The weather was still foggy when we got up the next morning. We decided to take the ferry to Long Island anyway, since the forecast promised the clearing of the clouds for midday. So when we got to the Tiverton lighthouse it was no surprise to hear the deafening sound of the fog horn about three times per minute, warning the incoming ships of the rocky coastline. We took our pictures as fast as we could and tried to get away again as soon as possible.

The next day the houses and boats on Long Island were still hidden in the fog
Due to poor visibility the lighthouse sent out deafening sound signals

The main reason why we had come to this island was waiting for us at the next stop – the “Balancing Rock”. We had seen pictures of it and wanted to see it for ourselves. After a short hike we had reached the side of the island facing St. Marys Bay. A set of stairs took us down the cliffs, where a large basalt pillar was sitting on a protruding edge. It looked pretty neat with the blue sky, which had come out in the meantime, and the mist that was still hanging over the water.

The stairs down the cliffs marked the border between fog and blue sky
The “Balancing Rock” was impressive, but not as big as we had imagined

After a quick lunch break back the car, we decided to hike out to the other side of the island facing the Bay of Fundy. Once again we were almost the only ones on this trail, which was covered with branches and a bit muddy. This time the silence was filled with the sound of dozens of mosquitos and horse flies that were buzzing around our heads. Luckily the breeze at the water was strong enough to keep the away while we were enjoying the view.

The other side of the island looked a bit different and involved fighting many mosquitos

Back on the mainland we headed for Annapolis Royal. It’s one of the oldest towns in Canada and was founded by the French in the early 17th century as Port Royal. During its relatively long history it changed hands many times between French and British forces and used to be the capital of Acadia, mostly French settlements in what is now Nova Scotia and New Brunswick. Today the large fortified walls and the former barracks are a silent remainder of these troubled times.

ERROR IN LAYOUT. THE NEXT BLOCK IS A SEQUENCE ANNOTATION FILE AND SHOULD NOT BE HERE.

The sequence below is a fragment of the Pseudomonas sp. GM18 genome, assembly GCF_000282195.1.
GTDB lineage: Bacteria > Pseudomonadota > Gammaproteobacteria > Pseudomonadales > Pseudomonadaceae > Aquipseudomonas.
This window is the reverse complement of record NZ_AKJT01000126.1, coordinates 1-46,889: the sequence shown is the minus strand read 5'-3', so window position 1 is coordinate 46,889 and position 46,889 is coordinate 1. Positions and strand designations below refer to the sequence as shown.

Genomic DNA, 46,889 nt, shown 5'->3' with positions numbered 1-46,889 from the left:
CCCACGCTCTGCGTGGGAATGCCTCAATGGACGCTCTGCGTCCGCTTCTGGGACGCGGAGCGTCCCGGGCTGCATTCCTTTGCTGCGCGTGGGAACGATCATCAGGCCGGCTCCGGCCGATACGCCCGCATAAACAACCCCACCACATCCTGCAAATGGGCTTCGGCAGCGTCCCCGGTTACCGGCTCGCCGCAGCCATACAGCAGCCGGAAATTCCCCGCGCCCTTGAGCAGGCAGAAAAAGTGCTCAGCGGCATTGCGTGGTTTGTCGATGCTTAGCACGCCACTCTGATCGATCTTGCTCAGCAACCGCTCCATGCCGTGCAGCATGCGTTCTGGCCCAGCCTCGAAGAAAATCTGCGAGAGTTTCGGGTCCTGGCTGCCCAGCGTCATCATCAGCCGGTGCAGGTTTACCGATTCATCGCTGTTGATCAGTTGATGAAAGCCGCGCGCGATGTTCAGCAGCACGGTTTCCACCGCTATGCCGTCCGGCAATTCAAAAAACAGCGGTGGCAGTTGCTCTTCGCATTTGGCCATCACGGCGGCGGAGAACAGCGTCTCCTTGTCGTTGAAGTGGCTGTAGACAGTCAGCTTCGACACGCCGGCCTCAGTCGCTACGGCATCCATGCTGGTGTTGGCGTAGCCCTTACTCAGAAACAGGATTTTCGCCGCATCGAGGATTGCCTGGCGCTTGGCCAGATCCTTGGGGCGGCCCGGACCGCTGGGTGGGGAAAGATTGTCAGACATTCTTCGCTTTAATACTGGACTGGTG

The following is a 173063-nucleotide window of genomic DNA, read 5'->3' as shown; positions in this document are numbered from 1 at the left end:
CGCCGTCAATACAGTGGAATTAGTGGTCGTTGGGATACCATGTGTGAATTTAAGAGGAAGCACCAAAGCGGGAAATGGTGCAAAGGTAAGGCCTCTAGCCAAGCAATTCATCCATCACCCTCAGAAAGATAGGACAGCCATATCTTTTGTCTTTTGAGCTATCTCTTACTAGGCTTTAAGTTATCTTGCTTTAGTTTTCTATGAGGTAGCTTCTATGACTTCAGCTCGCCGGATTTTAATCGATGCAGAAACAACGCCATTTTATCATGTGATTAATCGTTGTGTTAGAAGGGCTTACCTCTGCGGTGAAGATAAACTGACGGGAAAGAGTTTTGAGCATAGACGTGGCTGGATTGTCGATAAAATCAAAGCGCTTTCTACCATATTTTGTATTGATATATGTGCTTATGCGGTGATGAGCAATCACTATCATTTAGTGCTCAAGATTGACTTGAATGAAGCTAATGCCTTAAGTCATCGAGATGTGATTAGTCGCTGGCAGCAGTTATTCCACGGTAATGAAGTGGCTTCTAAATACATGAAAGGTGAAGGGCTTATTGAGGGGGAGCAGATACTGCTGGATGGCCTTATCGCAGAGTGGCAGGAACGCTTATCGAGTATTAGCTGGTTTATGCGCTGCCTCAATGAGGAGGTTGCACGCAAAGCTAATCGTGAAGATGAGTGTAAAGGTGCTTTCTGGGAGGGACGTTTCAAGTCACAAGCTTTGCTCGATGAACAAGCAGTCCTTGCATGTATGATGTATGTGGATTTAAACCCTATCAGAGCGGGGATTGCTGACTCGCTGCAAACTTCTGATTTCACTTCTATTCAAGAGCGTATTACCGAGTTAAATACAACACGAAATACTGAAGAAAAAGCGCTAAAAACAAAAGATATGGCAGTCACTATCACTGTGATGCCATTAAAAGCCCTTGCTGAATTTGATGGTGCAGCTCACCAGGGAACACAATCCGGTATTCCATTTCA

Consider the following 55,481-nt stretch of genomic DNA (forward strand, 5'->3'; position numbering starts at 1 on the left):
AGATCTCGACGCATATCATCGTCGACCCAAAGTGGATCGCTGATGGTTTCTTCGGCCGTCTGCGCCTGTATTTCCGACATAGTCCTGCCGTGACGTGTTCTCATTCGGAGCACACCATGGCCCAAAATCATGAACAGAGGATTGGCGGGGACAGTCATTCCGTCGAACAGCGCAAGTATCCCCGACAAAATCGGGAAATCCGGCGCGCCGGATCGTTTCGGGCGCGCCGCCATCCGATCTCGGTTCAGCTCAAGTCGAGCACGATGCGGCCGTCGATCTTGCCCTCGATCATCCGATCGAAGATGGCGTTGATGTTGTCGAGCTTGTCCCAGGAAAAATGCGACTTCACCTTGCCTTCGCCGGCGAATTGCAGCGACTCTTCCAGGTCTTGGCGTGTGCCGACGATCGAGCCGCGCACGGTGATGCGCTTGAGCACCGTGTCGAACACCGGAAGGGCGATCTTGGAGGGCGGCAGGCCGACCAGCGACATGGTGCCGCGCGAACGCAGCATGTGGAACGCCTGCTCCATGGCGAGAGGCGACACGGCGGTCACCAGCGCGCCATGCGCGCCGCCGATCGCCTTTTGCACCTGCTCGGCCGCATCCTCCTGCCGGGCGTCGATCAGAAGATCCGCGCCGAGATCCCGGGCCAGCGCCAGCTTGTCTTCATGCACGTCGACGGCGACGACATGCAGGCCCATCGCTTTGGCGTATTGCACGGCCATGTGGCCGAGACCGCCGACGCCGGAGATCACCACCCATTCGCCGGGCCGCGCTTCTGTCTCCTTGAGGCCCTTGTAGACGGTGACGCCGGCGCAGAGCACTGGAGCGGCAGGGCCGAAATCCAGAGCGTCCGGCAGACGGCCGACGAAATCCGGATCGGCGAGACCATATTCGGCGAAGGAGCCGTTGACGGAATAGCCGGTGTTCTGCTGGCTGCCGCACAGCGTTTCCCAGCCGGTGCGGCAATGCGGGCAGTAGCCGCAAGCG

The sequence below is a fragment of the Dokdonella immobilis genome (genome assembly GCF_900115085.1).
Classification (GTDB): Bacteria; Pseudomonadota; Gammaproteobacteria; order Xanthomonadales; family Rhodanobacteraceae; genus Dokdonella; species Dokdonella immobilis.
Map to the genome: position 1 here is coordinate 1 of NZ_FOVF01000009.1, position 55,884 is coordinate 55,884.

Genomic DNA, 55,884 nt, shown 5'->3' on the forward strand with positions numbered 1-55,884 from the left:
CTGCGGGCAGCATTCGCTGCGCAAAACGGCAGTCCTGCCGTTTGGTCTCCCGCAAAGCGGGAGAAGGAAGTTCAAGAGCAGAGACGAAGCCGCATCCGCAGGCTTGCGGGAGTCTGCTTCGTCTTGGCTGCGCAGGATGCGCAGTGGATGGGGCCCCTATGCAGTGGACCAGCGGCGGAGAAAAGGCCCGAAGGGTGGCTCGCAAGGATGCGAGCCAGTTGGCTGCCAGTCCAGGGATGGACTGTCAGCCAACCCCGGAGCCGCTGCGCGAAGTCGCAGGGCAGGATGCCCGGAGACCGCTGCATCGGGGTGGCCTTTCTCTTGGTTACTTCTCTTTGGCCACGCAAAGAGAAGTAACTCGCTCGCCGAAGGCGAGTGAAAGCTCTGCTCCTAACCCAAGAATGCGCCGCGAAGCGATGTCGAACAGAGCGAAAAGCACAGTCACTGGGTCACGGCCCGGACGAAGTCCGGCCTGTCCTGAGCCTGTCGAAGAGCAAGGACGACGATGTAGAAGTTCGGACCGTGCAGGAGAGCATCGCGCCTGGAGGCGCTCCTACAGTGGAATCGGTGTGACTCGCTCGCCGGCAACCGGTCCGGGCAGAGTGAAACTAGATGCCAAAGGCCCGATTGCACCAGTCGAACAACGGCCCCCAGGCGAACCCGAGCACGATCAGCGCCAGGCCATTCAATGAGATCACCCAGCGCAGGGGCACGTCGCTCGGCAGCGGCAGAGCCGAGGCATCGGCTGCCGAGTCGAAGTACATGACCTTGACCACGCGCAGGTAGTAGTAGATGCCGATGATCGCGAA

Nowadays the fortified walls are covered in lush green grass and make it look quite peaceful
Annapolis Royal is one of the oldest towns in Canada

The next day we continued through the Annapolis Valley, where most of Nova Scotia’s fruit and vegetable farming takes place, which is why we stopped for strawberry picking and wine tasting along the way. Despite having a harsh winter, there are many vineyards in the area, most of them producing white wines. In 2012 a special appellation blend was created known as “Tidal Bay” using only grapes grown in Nova Scotia.

The appellation blend “Tidal Bay” can only use grapes from Nova Scotia

At the end of the valley we visited the “Grand Pré National Historic Site” commemorating the deportation of Acadians during the French and Indian wars in the late 18th century. The Acadians were neutral, but they were seen as a potential threat to the British, who had taken over Nova Scotia by that time. Anyone who didn’t swear allegiance to the British crown was forced to leave. An interesting display, a historically reenacted movie or self guided tour through the area provides more detailed information.

The “Grand Pré National Historic Site” commemorates the deportation of Acadians

The land around Grand Pré has been reclaimed from the Bay of Fundy by the Acadians

That night we found ourselves a campground high up on the cliffs of the “Blomidon Provincial Park”. We set up the tents and found a nice spot for dinner from where we could watch the beach and the red rocks, which seemed to be aglow during sunset. Afterwards we tried to chase the water of the Bay of Fundy, where we had to walk out quite far, as the water had receded at low tide to reveal a large sandy beach.

The view from the campground at “Blomidon Provincial Park”

We visited the steep red cliffs and the exposed beach after dinner